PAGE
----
Unfortunately, the plant shut down immediately after that which brought all the previous chemicals out of hiding. It took more than three hours for all of my teams working together to get things back to normal.

Aftermath

Normally when incidents happen a report has to be filed. The supervisor gathers the logs and statements and submits a written report that makes its way to the high offices of the Navy Yard. However in this case, the Chemistry officer insisted I give an oral report to the senior navy staff on board the ship. I suspected his intent was to place me in the awkward position of explaining something that few people truly understand. That officer was one of those given to letting personal biases affect his leadership (or lack thereof). He chose the wrong person.

I was fully versed in the vagaries of nuclear chemistry and had worked on those plants for years. Endless days and nights of watch in the chemistry shack left me closely attuned to the plants and how they behaved when conditions changed.

I had a day to prepare my report which was plenty of time despite my fatigued condition. I did extra research to find out the latest theories of crystal formation in water under intense neutron flux. That was the key. I won’t explain that here because it is esoteric chemistry that few people understand as I later discovered.

The Presentation

            The content of my report is still classified decades later (75 years by government policy). The audience consisted of my entire division, its officers and several members of the naval reactors inspection team. Normally, those men do not attend these reports but again, I suspect my boss was trying to increase the pressure on me. No problem.

            I spent the next twenty or so minutes giving a lecture on where the chemicals go when temperatures and pressures change, how radiation affects crystal structure and the response to changing power levels.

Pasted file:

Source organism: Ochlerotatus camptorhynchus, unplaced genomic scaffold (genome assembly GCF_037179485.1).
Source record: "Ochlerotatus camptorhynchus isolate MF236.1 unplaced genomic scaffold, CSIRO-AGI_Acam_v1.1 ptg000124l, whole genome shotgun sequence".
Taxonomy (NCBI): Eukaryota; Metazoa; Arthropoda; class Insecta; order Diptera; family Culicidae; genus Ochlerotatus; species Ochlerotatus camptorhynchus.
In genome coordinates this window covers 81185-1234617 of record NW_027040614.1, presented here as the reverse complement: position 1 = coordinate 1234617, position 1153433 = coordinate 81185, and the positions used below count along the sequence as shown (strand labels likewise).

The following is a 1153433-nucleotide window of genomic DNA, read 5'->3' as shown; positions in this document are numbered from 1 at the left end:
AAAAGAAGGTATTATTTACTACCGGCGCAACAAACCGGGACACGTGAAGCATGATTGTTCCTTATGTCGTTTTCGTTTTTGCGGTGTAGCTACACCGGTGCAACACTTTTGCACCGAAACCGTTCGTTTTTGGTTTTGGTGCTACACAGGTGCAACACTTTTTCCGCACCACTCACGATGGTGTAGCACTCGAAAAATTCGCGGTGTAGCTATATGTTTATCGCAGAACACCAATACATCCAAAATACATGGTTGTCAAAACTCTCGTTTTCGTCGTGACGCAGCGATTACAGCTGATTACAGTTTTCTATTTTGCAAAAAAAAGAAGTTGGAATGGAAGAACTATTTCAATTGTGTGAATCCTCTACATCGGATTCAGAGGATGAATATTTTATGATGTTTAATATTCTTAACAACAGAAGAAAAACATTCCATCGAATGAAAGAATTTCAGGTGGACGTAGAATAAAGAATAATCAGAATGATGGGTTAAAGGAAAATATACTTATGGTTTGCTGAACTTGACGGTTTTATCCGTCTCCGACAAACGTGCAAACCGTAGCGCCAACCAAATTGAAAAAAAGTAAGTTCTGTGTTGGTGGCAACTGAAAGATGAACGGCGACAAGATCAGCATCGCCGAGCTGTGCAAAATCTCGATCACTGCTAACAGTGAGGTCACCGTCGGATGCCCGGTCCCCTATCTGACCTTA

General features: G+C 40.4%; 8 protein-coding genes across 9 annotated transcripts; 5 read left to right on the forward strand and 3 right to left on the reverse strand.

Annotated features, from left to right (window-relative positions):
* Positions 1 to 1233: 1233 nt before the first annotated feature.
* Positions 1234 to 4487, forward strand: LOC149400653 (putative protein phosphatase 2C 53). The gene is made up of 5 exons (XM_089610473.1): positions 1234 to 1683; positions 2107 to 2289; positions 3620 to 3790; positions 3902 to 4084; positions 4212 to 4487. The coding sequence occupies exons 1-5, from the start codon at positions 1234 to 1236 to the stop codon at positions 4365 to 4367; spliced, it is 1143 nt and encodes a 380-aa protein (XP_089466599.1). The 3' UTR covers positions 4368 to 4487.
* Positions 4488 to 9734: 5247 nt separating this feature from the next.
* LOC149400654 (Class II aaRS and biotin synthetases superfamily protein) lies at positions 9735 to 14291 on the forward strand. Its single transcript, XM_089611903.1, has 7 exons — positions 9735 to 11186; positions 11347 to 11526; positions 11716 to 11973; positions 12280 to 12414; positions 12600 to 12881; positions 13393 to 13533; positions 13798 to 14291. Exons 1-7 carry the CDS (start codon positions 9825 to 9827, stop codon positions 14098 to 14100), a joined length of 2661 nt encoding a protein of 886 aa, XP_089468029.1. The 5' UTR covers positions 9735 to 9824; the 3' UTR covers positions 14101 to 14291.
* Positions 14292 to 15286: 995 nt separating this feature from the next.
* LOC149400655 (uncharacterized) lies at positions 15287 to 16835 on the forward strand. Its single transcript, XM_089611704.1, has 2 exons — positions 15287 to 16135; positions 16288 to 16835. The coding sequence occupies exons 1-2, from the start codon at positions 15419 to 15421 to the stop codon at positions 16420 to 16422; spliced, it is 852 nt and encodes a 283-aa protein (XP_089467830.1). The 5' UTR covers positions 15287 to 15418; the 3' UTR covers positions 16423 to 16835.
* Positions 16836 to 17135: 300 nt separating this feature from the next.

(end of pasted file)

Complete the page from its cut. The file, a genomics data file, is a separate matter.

When I was done the room was silent. I asked my Chemistry officer if he was satisfied with the answer. I could tell he was lost. I asked his boss, the Chem-Radcon Assistant (a man with an advanced biology degree), he seemed likewise lost. No one seemed to understand enough to know if what I had just explained was accurate.

            Except Master Chief Bowers, one of the greatest chemists in the history of naval nuclear power. He had authored much of our Chemistry manual and the fleet’s top expert on all things chemistry. I asked if he thought I gave an adequate explanation for the unexplainable. He said, “Yes, but you got it backwards.”

            I looked over my equations and charts for a moment. Master Chief prompted me on the open-ended crystal formula; I had it! It took several minutes to work it back but I was able to give the correct chemical process to his satisfaction.

            The meeting ended and all of my notes left with the officers. Master Chief gave me a pat on the back before leaving. No more challenges to my competence came up again for that tour at least. Regardless of why the officer placed me in that position I enjoyed it. Not because it gave me the chance to show off, but because it was a challenge to figure out what the engines of my ship were doing. In presenting my report I gained greater knowledge of how chemistry works.

            The lingering thought, the final loose end for me is  . . . what if I was right in the first place? What if Master Chief was testing my confidence in my report? I don’t think I will ever know. If I had more time to prepare or maybe had more rest before standing in front of that crowd I would have been more certain. Nonetheless, I am pleased with the way I handled the challenge from an officer whom I later learned was racist(never a good thing in a military officer but all too common). He threw down the gauntlet and ended up eating it. That in itself was good enough for me.